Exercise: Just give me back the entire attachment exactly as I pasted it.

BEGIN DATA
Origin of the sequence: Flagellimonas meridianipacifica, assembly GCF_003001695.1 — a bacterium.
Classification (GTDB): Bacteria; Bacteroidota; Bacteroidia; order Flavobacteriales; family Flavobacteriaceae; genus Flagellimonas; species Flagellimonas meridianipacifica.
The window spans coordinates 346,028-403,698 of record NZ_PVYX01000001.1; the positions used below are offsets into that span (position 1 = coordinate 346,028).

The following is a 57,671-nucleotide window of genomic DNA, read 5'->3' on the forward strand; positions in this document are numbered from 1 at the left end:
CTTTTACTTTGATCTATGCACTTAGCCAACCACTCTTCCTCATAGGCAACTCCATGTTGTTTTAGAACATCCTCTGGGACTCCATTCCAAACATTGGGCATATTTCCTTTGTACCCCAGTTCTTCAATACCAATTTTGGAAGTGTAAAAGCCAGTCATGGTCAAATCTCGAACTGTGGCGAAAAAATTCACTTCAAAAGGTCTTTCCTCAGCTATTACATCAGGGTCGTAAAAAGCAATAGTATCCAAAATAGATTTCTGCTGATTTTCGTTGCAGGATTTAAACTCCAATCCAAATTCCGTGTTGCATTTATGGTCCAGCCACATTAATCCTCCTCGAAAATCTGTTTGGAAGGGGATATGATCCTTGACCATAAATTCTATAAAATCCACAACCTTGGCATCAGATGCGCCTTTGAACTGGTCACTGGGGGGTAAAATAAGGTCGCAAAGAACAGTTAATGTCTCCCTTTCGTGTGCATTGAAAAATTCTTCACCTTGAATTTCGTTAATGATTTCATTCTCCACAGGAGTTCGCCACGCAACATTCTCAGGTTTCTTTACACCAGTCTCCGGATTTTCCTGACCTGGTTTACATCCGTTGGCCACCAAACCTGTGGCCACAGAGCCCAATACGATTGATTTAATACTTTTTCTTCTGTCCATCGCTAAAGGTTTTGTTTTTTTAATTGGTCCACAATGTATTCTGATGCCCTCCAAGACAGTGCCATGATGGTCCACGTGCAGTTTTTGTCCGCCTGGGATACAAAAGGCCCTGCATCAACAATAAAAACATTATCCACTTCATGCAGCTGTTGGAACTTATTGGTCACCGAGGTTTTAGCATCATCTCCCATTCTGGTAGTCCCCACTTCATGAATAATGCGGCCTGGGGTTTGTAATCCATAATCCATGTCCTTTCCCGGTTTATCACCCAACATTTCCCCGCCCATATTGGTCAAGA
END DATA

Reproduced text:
Origin of the sequence: Flagellimonas meridianipacifica, assembly GCF_003001695.1 — a bacterium.
Classification (GTDB): Bacteria; Bacteroidota; Bacteroidia; order Flavobacteriales; family Flavobacteriaceae; genus Flagellimonas; species Flagellimonas meridianipacifica.
The window spans coordinates 346,028-403,698 of record NZ_PVYX01000001.1; the positions used below are offsets into that span (position 1 = coordinate 346,028).

The following is a 57,671-nucleotide window of genomic DNA, read 5'->3' on the forward strand; positions in this document are numbered from 1 at the left end:
CTTTTACTTTGATCTATGCACTTAGCCAACCACTCTTCCTCATAGGCAACTCCATGTTGTTTTAGAACATCCTCTGGGACTCCATTCCAAACATTGGGCATATTTCCTTTGTACCCCAGTTCTTCAATACCAATTTTGGAAGTGTAAAAGCCAGTCATGGTCAAATCTCGAACTGTGGCGAAAAAATTCACTTCAAAAGGTCTTTCCTCAGCTATTACATCAGGGTCGTAAAAAGCAATAGTATCCAAAATAGATTTCTGCTGATTTTCGTTGCAGGATTTAAACTCCAATCCAAATTCCGTGTTGCATTTATGGTCCAGCCACATTAATCCTCCTCGAAAATCTGTTTGGAAGGGGATATGATCCTTGACCATAAATTCTATAAAATCCACAACCTTGGCATCAGATGCGCCTTTGAACTGGTCACTGGGGGGTAAAATAAGGTCGCAAAGAACAGTTAATGTCTCCCTTTCGTGTGCATTGAAAAATTCTTCACCTTGAATTTCGTTAATGATTTCATTCTCCACAGGAGTTCGCCACGCAACATTCTCAGGTTTCTTTACACCAGTCTCCGGATTTTCCTGACCTGGTTTACATCCGTTGGCCACCAAACCTGTGGCCACAGAGCCCAATACGATTGATTTAATACTTTTTCTTCTGTCCATCGCTAAAGGTTTTGTTTTTTTAATTGGTCCACAATGTATTCTGATGCCCTCCAAGACAGTGCCATGATGGTCCACGTGCAGTTTTTGTCCGCCTGGGATACAAAAGGCCCTGCATCAACAATAAAAACATTATCCACTTCATGCAGCTGTTGGAACTTATTGGTCACCGAGGTTTTAGCATCATCTCCCATTCTGGTAGTCCCCACTTCATGAATAATGCGGCCTGGGGTTTGTAATCCATAATCCATGTCCTTTCCCGGTTTATCACCCAACATTTCCCCGCCCATATTGGTCAAGA